An increasing number of countries are now providing their tracked and wheeled armoured personnel carriers (APC), and in some cases protected patrol vehicles (PPV) and logistic support vehicles (LSV), with enhanced protected firepower.
The norm has been for mobile platforms to be fitted with unprotected weapons or protected weapon stations (PWS) which are typically armed with an unstabilised 7.62mm or 12.7mm machine gun (MG) or a 40mm automatic grenade launcher (AGL). These have limited capabilities and cannot provide accurate firepower under all weather conditions or when the platform is moving.
The new trend is to go for Remote Weapon Stations (RWS) with the advantage that the gunner is under full armour protection inside the platform and aims the weapon using a flat panel display (FPD) and associated controls. The alternative to this is to opt for fully enclosed and protected one or two person turrets.
Remote Weapons Stations (RWS)
Latest RWS are typically armed with a stabilised weapon with the sighting system consisting of day/thermal cameras and sometimes a laser rangefinder for increased first round hit probability against stationary and moving targets while the platform is stationary or moving.
These RWS can also be coupled to an acoustic gunshot sensor which picks up the incoming threat and, if confirmed as hostile, swings the RWS onto the target, with the gunner then having the option as to whether to engage the target or not. The RWS can also be fitted with banks of electrically operated grenade launchers.
Many end users have a competition for the platform and another one for the RWS or turret with a trend now to have a common RWS across their whole vehicle fleet with this especially applying when a new fleet of vehicles are being procured.
These RWS are often supplied to the end user as Government Furnished Equipment (GFE) as are the communications equipment.
Kongsberg Protector RWS
The market leader is the Norwegian company of Kongsberg Defence & Aerospace who have now supplied almost 20,000 RWS units to at least 23 countries.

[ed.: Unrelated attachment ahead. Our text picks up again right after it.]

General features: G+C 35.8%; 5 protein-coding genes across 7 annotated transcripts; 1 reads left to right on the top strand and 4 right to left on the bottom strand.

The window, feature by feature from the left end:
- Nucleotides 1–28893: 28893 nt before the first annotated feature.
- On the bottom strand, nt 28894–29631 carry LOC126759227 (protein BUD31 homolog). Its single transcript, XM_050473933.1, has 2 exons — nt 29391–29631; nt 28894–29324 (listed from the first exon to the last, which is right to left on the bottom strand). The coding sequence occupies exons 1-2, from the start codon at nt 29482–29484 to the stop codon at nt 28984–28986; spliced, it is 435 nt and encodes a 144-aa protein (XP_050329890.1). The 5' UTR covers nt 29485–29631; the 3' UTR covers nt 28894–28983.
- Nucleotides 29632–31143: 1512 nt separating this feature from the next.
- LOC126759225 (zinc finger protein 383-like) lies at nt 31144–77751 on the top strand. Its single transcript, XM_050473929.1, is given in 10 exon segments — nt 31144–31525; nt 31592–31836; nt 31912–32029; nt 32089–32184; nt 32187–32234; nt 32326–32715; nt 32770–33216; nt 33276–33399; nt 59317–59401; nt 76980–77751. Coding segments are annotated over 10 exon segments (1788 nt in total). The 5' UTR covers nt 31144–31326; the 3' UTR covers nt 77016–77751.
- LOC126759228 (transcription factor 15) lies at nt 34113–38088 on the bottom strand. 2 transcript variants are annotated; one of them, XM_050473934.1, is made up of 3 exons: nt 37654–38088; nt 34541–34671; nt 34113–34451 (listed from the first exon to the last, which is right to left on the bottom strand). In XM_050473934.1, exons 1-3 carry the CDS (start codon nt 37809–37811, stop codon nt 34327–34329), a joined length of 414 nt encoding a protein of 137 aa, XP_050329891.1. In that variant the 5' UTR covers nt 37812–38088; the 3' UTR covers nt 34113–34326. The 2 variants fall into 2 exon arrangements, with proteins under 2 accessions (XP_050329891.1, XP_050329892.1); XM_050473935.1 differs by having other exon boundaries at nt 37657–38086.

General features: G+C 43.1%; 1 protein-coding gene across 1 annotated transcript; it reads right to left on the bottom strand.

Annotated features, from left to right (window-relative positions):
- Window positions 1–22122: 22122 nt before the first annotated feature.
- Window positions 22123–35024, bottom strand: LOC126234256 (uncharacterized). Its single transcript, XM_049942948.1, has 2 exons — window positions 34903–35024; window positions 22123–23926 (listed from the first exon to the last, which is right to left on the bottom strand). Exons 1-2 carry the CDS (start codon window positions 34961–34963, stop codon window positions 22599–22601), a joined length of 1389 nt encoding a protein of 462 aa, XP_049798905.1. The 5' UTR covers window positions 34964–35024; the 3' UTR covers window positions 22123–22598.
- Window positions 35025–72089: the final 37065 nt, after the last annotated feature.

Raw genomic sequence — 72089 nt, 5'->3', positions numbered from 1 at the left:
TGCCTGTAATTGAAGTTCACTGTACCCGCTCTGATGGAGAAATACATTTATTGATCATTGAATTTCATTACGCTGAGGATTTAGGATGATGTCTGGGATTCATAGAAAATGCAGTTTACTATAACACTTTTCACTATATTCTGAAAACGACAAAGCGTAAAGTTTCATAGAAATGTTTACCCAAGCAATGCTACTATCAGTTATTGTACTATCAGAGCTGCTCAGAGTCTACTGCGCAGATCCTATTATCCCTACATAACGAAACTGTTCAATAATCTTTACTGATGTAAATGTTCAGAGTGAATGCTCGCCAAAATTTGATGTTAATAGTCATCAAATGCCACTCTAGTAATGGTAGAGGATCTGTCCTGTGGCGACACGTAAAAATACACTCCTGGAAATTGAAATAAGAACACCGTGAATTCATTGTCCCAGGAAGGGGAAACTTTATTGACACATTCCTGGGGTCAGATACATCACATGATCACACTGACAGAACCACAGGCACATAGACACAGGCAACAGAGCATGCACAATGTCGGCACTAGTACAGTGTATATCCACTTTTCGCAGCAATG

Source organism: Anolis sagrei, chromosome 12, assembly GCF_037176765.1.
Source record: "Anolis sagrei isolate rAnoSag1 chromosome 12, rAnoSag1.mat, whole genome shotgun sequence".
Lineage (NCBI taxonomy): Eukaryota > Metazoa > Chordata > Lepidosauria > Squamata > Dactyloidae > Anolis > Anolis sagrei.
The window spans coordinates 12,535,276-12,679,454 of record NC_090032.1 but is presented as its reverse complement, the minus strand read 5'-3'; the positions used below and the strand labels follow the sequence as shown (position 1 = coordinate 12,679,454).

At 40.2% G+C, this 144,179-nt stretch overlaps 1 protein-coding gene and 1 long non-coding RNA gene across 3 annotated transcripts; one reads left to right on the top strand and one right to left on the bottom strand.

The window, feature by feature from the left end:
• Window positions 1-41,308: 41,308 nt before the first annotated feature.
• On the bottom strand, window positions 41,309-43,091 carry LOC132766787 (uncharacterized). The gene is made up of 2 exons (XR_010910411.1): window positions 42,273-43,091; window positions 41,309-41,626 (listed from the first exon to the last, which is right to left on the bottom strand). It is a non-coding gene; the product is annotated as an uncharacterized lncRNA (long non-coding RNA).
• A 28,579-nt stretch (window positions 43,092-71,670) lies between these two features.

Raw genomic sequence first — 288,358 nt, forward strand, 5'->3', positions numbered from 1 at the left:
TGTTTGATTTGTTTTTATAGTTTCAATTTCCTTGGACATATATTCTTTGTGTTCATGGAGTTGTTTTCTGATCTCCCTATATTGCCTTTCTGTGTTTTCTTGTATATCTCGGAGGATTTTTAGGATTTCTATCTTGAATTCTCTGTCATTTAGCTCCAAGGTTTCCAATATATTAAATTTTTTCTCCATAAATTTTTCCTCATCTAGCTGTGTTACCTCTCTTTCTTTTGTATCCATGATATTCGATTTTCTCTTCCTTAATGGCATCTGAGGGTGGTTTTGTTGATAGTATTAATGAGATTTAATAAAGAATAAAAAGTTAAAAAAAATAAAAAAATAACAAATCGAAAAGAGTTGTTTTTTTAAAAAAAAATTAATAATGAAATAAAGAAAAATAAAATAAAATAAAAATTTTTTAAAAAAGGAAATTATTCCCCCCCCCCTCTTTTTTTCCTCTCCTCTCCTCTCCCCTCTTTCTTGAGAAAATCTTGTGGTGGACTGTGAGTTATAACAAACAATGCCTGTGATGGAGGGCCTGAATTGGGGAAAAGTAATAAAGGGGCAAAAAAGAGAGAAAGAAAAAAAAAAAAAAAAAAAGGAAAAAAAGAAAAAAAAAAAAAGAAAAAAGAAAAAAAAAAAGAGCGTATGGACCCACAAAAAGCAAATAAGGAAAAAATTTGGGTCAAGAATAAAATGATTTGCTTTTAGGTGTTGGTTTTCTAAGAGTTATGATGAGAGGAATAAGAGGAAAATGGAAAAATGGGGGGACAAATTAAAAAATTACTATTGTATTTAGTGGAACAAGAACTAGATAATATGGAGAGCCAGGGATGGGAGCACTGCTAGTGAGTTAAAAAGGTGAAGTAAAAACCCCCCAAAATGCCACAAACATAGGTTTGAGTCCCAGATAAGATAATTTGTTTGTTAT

Kongsberg’s most widely used RWS is the Protector which is normally armed with a 7.62mm or 12.7mm MG or a 40mm AGL with the Danish Ministry of Defence and Acquisition and Logistics Organisation (DALO) being the latest customer having placed a contract worth 270 MNOK in December 2019 for installation on their new fleet of General Dynamics European Land Systems – MOWAG (GDELS) Piranha 5 (8×8) APC and variants.
The largest user of the Protector is the US Army where the system is called the M153 Common Remotely Operated Weapon Station (CROWS II) with production undertaken in the USA. This is standard fit on their General Dynamics Land Systems (GDLS) Stryker (8×8) infantry carrier vehicle (ICV) and some variants and is provided with day and thermal cameras.
More recently the US Army has taken delivery of the Stryker Dragoon (8×8) which is fitted with the Kongsberg Protector Medium Caliber RWS (MCRWS) armed with an Northrop Grumman, Armament Systems 30mm XM813 dual feed cannon and 7.62mm co-axial MG. In addition it can have a standard Protector RWS on top which would be used as a commander’s sight to provide a hunter/killer target engagement capability.
Prime contractor for the Stryker Dragoon is GDLS who produced eight prototypes and 83 production vehicles with first fielding in Germany 15 months after contract award.
The French Army currently uses a number of older RWS but is now in the process of procuring a fleet of new wheeled AFV’s including the Jaguar (6×6) reconnaissance vehicle, Griffon (6×6) and Serval (4×4) APC and variants. Griffon is the first to enter service with 92 delivered by the end of 2019.
These are fitted with a new generation of RWS developed under the leadership of Arquus called Hornet and there are three members which share many common components to reduce through life cycle costs.
These are the T1 for Griffon armed with a stabilised 12.7mm MG, T2 for Griffon armed a stabilised 7.62mm MG and T3 for the Jaguar which is armed with a stabilised 7.62mm MG and also acts as the co-axial weapon for the 40mm Case Telescoped Armament System (CTAS) which is the main weapon of Jaguar.
The German Army had a competition for a new series of RWS and this was won by Krauss-Maffei Wegmann with their FLW series which comprises the FLW 100 and FLW 200 and are both now deployed.
The FLW 100 is the lighter one and typically armed with a 5.56mm or 7.62mm MG while the heavier FLW 200 can also be armed with heavier weapons such as the 12.7mm MG or a 40mm AGL with typical installations being the German Army Boxer (8×8) MRAV.
There are two contractors in Israel supplying RWS, Elbit and RAFAEL Advanced Defense Systems, both of which have won significant home and export contracts.
Following a competition, in December 2019 it was announced that a $35 million contract to supply Montenegro’s new Oshkosh Defense Joint Light Tactical Vehicle (JLTV) with a RWS had been won by Elbit with the contact running for three years plus logistic support for seven years.